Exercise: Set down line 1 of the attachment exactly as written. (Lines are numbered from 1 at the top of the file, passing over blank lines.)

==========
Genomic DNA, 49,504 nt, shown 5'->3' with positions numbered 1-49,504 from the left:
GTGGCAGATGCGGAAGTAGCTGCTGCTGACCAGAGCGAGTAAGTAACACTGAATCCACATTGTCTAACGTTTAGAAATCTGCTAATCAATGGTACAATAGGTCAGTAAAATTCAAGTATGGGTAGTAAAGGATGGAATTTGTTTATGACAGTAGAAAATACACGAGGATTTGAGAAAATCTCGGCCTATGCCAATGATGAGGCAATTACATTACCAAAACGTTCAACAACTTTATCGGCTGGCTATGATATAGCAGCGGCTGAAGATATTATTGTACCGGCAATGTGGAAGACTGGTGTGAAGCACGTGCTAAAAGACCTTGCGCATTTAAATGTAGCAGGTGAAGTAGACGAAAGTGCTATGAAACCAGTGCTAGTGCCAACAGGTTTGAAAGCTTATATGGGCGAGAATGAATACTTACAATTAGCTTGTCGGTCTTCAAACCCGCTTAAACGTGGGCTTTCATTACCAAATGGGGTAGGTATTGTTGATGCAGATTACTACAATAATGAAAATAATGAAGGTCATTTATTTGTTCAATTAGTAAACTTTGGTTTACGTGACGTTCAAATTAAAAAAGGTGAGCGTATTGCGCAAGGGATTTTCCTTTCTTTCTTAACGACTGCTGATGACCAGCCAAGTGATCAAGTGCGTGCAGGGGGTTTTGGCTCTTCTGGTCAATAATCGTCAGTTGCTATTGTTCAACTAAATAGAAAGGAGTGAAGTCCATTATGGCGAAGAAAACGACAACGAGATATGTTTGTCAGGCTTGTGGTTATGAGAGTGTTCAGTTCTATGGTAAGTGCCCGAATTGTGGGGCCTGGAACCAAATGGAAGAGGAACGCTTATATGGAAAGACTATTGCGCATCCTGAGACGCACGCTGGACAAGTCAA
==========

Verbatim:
Genomic DNA, 49,504 nt, shown 5'->3' with positions numbered 1-49,504 from the left: